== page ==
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Parker Blvd. will get temporary roundabout that may become permanent

Parker Boulevard near Lincoln Park will get a mini-roundabout and new bike lanes for three days in late August.

If all goes well and town officials become convinced that the changes make the street safer, the roundabout will become permanent and more roundabouts and bikes lanes will be added to a 14-block stretch of Parker.

"I don't think the town has ever tried something like this," said Councilman John Bargnesi Jr., chairman of the planning and development committee. "It's a very big deal and hopefully it goes off as planned."

Town crews and volunteers will use temporary materials to create the mini-roundabout at the Parker Boulevard-Decatur intersection, restripe the roads to create buffered bike lanes, protected crosswalks and narrow vehicle lanes in order to create a "complete street" design. The goal is to calm traffic and better protect people who walk, bike or use a wheelchairs. The dates are Aug. 22-24.

The demonstration of this "complete street' will be recorded before and after to capture traffic movement and speed data.

Information booths will be set up to explain how motorists, pedestrians and bicyclists are to use the road and the roundabouts and cross the streets. The town intends to seek a state grant to fund about 80 percent of the $750,000 it would cost to turn an entire 14 block-stretch or 1.3 miles of Parker Boulevard, in the Lincoln Park area into a complete street.

Parker Boulevard is one of the town's busiest road with about 5,000 cars daily and 170 residents living along the southern stretch of Parker Boulevard, between Sheridan Drive and Englewood Avenue, which is being considered for redesign.

The pilot project is part of the grant application to gain community acceptance of the full project, said James Hartz, director of planning and development. If the grant is approved, the full project would begin in 2018. It would include two roundabouts, bike lanes, crosswalks, bump-outs to restrict parking at corners, ADA ramps, new curbing and narrowed vehicle lanes among other things.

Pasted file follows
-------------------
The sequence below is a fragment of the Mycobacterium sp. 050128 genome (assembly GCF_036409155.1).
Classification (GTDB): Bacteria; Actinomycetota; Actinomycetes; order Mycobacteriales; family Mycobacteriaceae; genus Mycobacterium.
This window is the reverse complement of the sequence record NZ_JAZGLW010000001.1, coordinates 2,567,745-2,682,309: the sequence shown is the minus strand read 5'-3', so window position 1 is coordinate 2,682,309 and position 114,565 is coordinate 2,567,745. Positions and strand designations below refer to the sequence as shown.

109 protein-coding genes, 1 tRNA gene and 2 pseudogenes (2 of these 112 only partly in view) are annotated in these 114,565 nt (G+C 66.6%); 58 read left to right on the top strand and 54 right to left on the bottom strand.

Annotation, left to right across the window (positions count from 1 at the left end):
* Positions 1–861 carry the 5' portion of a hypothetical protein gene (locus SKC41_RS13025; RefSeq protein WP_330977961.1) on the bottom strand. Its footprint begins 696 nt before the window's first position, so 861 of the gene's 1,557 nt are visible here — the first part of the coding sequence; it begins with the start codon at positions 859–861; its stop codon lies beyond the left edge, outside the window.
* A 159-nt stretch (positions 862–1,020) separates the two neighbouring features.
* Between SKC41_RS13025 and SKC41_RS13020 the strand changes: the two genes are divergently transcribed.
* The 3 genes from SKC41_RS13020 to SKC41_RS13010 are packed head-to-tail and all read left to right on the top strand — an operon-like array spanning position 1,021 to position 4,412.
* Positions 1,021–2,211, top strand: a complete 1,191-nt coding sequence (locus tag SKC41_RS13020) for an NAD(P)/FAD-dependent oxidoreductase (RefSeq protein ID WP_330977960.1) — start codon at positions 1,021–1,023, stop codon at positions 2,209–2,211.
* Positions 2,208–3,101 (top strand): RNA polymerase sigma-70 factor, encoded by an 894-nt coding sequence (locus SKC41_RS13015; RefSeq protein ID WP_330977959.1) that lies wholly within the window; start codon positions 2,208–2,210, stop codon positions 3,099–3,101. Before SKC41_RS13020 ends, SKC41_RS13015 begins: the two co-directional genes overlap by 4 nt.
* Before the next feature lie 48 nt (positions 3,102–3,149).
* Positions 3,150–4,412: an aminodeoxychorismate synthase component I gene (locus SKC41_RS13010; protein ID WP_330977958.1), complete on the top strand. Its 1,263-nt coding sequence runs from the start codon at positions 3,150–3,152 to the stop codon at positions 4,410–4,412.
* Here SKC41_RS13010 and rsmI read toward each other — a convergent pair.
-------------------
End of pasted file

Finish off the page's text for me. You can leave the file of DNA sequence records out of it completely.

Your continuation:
Hartz said the popularity of the Rails to Trails path, which opened last year, the adjoining Lincoln Park inner loop trail, which is under construction, and the town recreation department building in Lincoln Park and nearby Benjamin Franklin Middle and Elementary schools made this a good spot to attempt the town's first complete streets project.

"There are a lot more people on the street, and Parker Boulevard is also a local street, which the town has control over its design and function," said Hartz. "This is the highest volume street around the Rails to Trails that the town controls."

Bargenesi said Parker Boulevard will be designed to serve as a model for more complete streets that are more bike- and pedestrian-friendly.

"Because we are being so proactive this could backfire," admitted Bargnesi, but he said the goal is to show off the plan, especially to people who were unsure about the complete streets concept.

Hartz agreed he was also a little nervous, but hopes the demonstration would alleviate some of the residents concerns and make them feel comfortable.

"This is an inexpensive way to lay out a new traffic pattern in a section of that project area and get feedback from the residents," said Hartz. He said they were able to use donated materials and material on-hand for the pilot project, which will cost the town $2,000 to $3,000.

 

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